There is a heightened interest in Turkey-United States relations. Journalists have been commenting on the meaning of Ankara’s proposal to “expand and modernize” its fleet of F-16 fighter jets. Some say the Turkish offer put the Biden administration in a difficult spot, while others view the same development as “a fresh opportunity.”
In truth, it was Turkish President Recep Tayyip Erdoğan, who warned that the state of bilateral relations did not look great en route from New York and that triggered the latest movement. He thus expressed unhappiness over his inability to engage in leader-to-leader diplomacy with U.S. President Joe Biden. Visiting Sochi days later, Erdoğan held a tete-a-tete with his Russian counterpart. The notably broad scope of that meeting – everything from Syria to bilateral cooperation in defense, nuclear energy and space – was not lost on Washington.
It goes without saying that competition with China is the top item on President Biden’s foreign policy agenda. That long-term rivalry with Beijing informs Washington’s relationship with members of the Transatlantic Alliance and Russia – let alone the Middle East. Indeed, it would be hardly surprising if the United States were to launch new initiatives akin to AUKUS, a trilateral defense pact with Australia and the United Kingdom. Moreover, escalating tensions with China over Taiwan have the potential to make the whole world turn to the Pacific region.
The shift in Washington’s focus calls for a reassessment of certain disagreements with U.S. allies like Germany and Turkey. For Berlin, Nord Stream 2 seems to be the main issue. For Ankara, however, the list is a bit longer: U.S. sanctions over the S-400 deal, the Gülenist Terror Group (FETÖ), the situation in Syria, and the YPG, the terrorist organization PKK’s Syrian component. In this sense, Erdoğan’s warning to Biden (that leader-to-leader diplomacy is needed) must be analyzed in conjunction with the fact that the bilateral relationship cannot be left unattended. Hence the significance of the two leaders’ bilateral meeting later this month, at the G-20 summit in Rome, Italy. Obviously, that conversation is due to make an impact on the future course of Turkey-U.S. relations. Clearly, I am not talking about some great recovery or rupture. It is quite obvious, still, that the bilateral relationship cannot run on compartmentalization alone.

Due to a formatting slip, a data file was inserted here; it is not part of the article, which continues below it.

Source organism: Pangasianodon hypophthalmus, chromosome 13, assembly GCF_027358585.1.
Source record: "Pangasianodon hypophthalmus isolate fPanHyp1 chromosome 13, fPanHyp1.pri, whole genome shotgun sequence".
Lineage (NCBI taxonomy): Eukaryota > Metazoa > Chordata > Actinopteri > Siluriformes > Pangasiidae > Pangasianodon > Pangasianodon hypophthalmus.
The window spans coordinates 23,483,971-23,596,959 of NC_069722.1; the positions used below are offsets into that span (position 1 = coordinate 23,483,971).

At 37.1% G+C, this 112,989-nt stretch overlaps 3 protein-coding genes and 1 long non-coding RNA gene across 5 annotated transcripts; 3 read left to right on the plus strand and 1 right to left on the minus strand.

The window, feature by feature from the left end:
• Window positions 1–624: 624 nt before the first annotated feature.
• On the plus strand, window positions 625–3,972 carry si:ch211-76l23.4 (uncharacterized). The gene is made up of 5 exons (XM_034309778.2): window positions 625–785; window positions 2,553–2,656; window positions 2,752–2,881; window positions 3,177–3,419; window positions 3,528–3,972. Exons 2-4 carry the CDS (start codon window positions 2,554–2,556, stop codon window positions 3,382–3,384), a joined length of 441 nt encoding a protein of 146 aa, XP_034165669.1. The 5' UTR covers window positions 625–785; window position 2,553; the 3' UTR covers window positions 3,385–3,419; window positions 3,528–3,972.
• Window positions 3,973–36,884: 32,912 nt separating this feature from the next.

Indeed, Afghanistan proved to be a source of momentum in Erdoğan’s first meeting with Biden. At the end of October, Turkey could start a new chapter regarding its defense needs, as the two nations explore fresh opportunities for cooperation in many regions, starting with Africa. In this sense, Ankara’s proposal regarding the F-16s was not intended to force the Biden administration’s hand. If anything, it reflected a constructive approach that enables the two leaders to repair the relationship. Needless to say, Erdoğan’s remarks on the possibility of a military operation in Syria, too, added to the importance of his upcoming meeting with Biden.
Certainly, Turkey and the United States need to negotiate anew key issues, including CAATSA sanctions, the F-35 question, and terrorist entities like FETÖ and YPG. We already know that Turkey can make alternative decisions, with an eye on its own defense needs and national security concerns, and that resisting such moves does not benefit either country. That the Biden administration retreats from certain places, in a way that creates challenges for U.S. allies, as part of the redefinition of Washington’s global role, may not be a rational choice vis-a-vis American interests. For example, Washington cannot just forget about Afghanistan or any other area that it chooses to vacate.
The Taliban delegation’s visit to the Turkish capital Thursday signaled that Turkey could play an influential role in the future of Afghanistan. It is inevitable that ambitious regional powers, like Turkey, will develop independent or autonomous policies regarding emerging geopolitical voids. The future course of Washington’s relations with Ankara will be a litmus test for how well the United States adapts to this new reality.
[Daily Sabah, October 16, 2021]
In this article
- Countering America's Adversaries Through Sanctions Act (CAATSA)
- F-16 Fighter Jet
- F-35 Fighter Jet Program
- Fethullah Terrorist Organization (FETÖ)
- Joe Biden
- Kurdistan Workers' Party (PKK)
- People's Protection Units (YPG)
- PKK - YPG - SDF - PYD - YPJ - SDG - HBDH - HPG - KCK - PJAK - TAK - YBŞ
- Recep Tayyip Erdoğan
- Turkish Foreign Policy
- Turkish-American Relations
- Türkiye-US Relations
- Türkiye's Foreign Policy
- United States (US)
- US Withdrawal from Afghanistan
- US-FETÖ Relations
- US-PKK/PYD/YPG/SDF Relations
- US-Terror Relations